Various reports have connected high doses of ceftriaxone with the development of urinary stones.4,6–8 It is also thought that high doses of the drug lead to biliary pseudolithiasis, but this problem also occurs at normal dose levels.2 In our study, two of the children who developed nephrolithiasis were receiving 50 mg/kg/day, and the other two were receiving 100 mg/kg/day; thus, we found no correlation with dose. Still, high doses may be more likely to lead to the development of large stones with accompanying symptoms. As our cases demonstrate, small sized, asymptomatic stones can form during treatment with normal ceftriaxone doses.

In addition to ceftriaxone dose, longer treatment time can increase a patient’s risk for renal complications and nephrolithiasis. In one previously reported case, large obstructive stones were detected on the 4th day of treatment with ceftriaxone 125 mg/kg/day,6 and other patients on a similar dose range developed such stones at 8–10 days of treatment.1,4,7,9 The mean course of treatment in our study was 7 days.

The number of cases in our nephrolithiasis group was very small, so it is impossible to make strong conclusions. However, the male:female ratio in the groups with and without nephrolithiasis was similar, which suggests no sex bias. Interestingly, the mean patient age in the nephrolithiasis group (age (SD) 1.1 (0.9) years) was significantly lower than that of the group without nephrolithiasis (3.3 (3.2) years). This suggests that young age may be a risk factor for the formation of urinary stones during ceftriaxone therapy.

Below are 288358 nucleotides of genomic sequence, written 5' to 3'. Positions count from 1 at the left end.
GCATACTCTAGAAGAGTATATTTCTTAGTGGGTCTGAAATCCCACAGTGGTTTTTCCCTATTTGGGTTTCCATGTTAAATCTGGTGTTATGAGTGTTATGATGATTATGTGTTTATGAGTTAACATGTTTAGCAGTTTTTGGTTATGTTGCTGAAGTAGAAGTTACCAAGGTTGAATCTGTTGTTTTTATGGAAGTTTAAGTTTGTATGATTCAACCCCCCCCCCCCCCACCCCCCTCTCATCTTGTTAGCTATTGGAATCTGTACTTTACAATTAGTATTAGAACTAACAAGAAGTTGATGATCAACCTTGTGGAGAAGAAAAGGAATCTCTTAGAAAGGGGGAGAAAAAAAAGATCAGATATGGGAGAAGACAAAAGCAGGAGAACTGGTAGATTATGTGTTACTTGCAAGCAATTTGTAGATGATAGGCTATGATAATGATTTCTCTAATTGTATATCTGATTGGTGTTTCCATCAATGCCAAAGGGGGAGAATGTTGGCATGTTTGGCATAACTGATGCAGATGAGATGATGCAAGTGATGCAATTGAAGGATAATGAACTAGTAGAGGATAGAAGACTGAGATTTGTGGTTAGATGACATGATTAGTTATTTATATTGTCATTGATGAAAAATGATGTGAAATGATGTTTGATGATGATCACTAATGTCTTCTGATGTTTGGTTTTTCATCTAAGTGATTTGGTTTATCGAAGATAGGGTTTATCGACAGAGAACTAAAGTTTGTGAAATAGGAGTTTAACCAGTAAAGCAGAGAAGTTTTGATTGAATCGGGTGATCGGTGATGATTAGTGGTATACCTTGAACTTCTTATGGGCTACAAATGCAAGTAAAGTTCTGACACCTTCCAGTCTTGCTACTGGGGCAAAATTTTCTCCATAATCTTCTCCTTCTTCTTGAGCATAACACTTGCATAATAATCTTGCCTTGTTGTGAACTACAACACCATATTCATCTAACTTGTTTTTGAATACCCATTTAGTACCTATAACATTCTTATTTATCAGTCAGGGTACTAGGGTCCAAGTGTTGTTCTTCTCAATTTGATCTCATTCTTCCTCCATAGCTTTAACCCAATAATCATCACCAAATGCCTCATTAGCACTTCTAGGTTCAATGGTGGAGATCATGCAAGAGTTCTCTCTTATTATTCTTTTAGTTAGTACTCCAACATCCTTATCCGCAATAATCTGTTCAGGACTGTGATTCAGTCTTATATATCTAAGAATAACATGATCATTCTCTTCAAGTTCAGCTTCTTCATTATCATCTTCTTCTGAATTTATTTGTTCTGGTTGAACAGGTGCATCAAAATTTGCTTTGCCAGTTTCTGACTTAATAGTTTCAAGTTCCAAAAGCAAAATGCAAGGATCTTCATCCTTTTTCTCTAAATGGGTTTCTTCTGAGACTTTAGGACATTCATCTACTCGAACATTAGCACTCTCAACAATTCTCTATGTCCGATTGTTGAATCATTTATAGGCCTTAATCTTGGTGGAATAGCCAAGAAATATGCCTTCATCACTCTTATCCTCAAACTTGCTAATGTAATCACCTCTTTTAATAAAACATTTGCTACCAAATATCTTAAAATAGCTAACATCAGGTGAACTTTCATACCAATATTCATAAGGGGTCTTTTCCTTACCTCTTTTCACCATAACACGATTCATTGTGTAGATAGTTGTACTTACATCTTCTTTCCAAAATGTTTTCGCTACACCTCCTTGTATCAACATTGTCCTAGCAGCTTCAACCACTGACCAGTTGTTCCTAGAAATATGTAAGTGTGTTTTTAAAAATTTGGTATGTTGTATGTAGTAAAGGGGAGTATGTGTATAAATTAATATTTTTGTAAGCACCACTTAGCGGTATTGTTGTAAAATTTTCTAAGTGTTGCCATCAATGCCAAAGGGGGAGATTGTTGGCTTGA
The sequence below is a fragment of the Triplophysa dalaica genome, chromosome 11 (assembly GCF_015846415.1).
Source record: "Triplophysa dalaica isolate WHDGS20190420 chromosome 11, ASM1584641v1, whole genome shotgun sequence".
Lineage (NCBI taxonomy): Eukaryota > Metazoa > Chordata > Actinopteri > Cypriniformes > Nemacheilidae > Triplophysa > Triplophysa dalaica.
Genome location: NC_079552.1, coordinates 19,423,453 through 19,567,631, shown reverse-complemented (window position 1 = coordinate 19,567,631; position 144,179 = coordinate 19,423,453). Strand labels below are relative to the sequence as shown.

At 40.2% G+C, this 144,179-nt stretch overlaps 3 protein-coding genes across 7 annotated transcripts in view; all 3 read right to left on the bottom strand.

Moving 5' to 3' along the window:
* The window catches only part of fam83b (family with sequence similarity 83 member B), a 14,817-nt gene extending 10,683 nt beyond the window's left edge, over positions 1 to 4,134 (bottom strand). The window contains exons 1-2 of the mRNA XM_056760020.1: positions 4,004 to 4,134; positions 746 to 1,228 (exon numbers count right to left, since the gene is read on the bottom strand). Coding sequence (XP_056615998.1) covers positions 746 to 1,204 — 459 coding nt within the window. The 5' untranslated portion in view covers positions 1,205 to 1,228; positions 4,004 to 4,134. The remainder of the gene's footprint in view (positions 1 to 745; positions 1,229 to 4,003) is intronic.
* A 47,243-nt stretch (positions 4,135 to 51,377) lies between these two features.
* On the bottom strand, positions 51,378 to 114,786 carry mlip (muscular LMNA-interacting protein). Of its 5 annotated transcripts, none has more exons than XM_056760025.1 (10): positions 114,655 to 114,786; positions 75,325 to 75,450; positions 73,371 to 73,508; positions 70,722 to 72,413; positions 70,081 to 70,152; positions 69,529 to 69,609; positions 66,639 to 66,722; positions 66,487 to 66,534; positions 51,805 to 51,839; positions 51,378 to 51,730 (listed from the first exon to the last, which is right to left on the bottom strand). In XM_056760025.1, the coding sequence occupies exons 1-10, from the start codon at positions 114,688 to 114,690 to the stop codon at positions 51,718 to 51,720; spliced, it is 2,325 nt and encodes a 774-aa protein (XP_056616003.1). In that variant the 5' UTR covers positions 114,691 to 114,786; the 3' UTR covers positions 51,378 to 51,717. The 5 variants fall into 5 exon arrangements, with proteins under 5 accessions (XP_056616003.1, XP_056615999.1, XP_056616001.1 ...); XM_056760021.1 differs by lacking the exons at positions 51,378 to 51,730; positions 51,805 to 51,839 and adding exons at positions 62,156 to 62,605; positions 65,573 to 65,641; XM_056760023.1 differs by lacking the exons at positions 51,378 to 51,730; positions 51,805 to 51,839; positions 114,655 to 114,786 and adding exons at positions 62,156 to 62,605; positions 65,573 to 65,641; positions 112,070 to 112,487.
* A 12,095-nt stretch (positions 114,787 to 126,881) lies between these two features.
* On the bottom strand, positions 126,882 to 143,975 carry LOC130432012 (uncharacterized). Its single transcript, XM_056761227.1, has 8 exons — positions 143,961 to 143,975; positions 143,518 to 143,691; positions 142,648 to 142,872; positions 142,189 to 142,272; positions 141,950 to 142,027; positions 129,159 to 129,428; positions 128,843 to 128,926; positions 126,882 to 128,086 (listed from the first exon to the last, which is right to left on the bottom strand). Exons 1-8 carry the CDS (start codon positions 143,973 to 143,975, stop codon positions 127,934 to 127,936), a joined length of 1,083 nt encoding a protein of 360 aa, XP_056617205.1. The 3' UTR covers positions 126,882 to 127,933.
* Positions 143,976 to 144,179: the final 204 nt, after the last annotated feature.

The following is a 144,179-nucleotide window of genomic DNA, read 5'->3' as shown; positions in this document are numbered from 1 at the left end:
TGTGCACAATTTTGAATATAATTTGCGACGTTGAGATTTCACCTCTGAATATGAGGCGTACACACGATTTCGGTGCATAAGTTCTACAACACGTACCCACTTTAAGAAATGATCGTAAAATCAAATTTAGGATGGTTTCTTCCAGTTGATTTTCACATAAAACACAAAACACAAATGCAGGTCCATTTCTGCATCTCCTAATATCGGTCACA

Our results demonstrate that paediatric patients may develop small sized, asymptomatic renal stones during a 7 day course of normal or high dose ceftriaxone therapy. The overall incidence of nephrolithiasis in our study group (27 patients on normal dose, 24 patients on high dose) was 7.8%. It is particularly important to monitor patients on high dose long term ceftriaxone treatment with USG and renal function testing, as these individuals may be at greater risk for large stones and renal damage. This type of screening may help prevent permanent complications in future.

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  • Conflict of interest: none declared.